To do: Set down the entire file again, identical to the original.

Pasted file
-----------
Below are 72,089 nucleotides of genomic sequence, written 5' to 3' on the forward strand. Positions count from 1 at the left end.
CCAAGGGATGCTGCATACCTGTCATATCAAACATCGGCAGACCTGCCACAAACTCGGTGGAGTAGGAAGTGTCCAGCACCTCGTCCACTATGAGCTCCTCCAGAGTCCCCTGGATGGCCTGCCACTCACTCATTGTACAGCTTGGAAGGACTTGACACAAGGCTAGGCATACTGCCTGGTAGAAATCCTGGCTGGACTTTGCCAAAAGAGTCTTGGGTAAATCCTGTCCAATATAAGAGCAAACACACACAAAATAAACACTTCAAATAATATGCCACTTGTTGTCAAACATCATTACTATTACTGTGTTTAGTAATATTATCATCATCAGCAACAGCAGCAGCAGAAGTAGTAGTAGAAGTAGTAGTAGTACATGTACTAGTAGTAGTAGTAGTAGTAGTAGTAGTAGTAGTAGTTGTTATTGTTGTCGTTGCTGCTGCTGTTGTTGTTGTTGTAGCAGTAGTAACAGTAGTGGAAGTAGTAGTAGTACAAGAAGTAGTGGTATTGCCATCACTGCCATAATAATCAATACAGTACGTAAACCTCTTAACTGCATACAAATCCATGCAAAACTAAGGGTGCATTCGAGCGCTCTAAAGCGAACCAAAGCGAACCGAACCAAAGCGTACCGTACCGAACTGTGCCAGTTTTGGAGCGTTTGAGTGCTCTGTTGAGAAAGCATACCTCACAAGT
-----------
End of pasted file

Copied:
Below are 72,089 nucleotides of genomic sequence, written 5' to 3' on the forward strand. Positions count from 1 at the left end.
CCAAGGGATGCTGCATACCTGTCATATCAAACATCGGCAGACCTGCCACAAACTCGGTGGAGTAGGAAGTGTCCAGCACCTCGTCCACTATGAGCTCCTCCAGAGTCCCCTGGATGGCCTGCCACTCACTCATTGTACAGCTTGGAAGGACTTGACACAAGGCTAGGCATACTGCCTGGTAGAAATCCTGGCTGGACTTTGCCAAAAGAGTCTTGGGTAAATCCTGTCCAATATAAGAGCAAACACACACAAAATAAACACTTCAAATAATATGCCACTTGTTGTCAAACATCATTACTATTACTGTGTTTAGTAATATTATCATCATCAGCAACAGCAGCAGCAGAAGTAGTAGTAGAAGTAGTAGTAGTACATGTACTAGTAGTAGTAGTAGTAGTAGTAGTAGTAGTAGTAGTTGTTATTGTTGTCGTTGCTGCTGCTGTTGTTGTTGTTGTAGCAGTAGTAACAGTAGTGGAAGTAGTAGTAGTACAAGAAGTAGTGGTATTGCCATCACTGCCATAATAATCAATACAGTACGTAAACCTCTTAACTGCATACAAATCCATGCAAAACTAAGGGTGCATTCGAGCGCTCTAAAGCGAACCAAAGCGAACCGAACCAAAGCGTACCGTACCGAACTGTGCCAGTTTTGGAGCGTTTGAGTGCTCTGTTGAGAAAGCATACCTCACAAGT